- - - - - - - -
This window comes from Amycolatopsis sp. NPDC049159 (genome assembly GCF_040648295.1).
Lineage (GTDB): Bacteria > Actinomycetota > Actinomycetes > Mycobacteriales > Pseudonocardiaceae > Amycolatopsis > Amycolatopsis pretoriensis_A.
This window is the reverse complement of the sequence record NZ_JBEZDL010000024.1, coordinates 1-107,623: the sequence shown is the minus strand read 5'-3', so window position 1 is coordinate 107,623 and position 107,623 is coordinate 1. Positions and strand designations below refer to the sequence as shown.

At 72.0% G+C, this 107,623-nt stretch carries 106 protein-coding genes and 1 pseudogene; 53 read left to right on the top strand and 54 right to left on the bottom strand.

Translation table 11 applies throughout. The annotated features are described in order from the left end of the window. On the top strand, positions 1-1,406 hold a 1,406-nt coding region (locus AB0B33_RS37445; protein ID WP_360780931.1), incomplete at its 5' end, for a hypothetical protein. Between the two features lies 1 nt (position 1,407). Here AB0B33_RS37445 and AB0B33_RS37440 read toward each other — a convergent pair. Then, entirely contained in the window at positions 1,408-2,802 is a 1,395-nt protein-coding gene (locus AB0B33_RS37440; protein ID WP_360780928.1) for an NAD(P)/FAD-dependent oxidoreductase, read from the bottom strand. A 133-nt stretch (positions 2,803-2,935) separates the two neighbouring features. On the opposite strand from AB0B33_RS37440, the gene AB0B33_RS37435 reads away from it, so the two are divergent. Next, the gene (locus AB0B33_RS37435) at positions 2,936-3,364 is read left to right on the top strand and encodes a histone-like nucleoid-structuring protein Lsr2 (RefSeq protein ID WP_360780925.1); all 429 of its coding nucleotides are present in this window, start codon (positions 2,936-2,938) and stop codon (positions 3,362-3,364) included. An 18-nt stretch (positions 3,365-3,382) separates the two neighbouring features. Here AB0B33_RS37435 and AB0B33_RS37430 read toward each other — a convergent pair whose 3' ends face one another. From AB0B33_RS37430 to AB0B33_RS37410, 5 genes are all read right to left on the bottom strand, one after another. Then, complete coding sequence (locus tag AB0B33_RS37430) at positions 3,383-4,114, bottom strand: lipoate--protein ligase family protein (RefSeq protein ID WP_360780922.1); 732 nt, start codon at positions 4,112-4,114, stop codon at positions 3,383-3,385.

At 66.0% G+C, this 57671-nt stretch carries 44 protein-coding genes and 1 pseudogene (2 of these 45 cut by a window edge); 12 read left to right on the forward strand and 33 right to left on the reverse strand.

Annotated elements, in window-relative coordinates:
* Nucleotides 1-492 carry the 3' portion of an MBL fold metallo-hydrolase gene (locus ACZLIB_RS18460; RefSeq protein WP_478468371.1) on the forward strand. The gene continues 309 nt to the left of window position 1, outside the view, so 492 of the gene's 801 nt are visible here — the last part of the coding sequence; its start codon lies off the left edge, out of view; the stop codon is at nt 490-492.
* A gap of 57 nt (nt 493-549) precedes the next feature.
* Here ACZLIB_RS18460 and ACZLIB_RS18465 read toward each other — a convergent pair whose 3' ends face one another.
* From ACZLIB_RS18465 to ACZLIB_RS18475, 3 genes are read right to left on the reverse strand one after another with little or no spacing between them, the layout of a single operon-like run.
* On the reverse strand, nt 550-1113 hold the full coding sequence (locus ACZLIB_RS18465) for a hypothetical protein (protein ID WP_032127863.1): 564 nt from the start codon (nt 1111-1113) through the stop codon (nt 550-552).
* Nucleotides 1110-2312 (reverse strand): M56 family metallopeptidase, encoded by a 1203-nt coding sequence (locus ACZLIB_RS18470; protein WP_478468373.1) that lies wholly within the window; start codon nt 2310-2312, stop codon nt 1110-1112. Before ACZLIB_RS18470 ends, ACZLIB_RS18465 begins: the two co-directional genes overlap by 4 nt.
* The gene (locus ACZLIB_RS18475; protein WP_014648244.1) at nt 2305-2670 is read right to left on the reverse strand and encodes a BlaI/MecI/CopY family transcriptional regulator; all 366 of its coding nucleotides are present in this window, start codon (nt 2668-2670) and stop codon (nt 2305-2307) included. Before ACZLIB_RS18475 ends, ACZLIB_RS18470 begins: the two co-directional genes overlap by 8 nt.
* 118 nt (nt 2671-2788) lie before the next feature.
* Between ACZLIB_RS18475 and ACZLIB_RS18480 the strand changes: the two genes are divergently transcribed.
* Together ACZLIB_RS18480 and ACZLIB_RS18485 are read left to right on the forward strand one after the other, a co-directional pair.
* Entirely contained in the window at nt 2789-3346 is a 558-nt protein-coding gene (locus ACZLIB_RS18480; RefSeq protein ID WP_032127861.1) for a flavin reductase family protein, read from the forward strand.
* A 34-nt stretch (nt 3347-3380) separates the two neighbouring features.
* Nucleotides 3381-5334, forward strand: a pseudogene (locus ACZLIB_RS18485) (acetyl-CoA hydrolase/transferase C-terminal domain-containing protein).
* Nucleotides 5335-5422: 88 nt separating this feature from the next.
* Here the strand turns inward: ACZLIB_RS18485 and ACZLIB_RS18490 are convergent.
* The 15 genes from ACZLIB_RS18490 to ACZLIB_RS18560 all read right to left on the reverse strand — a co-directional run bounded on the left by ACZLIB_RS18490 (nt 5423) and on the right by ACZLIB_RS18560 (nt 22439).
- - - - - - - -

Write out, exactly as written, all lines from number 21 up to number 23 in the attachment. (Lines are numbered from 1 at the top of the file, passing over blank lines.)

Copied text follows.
* Nucleotides 5335-5422: 88 nt separating this feature from the next.
* Here the strand turns inward: ACZLIB_RS18485 and ACZLIB_RS18490 are convergent.
* The 15 genes from ACZLIB_RS18490 to ACZLIB_RS18560 all read right to left on the reverse strand — a co-directional run bounded on the left by ACZLIB_RS18490 (nt 5423) and on the right by ACZLIB_RS18560 (nt 22439).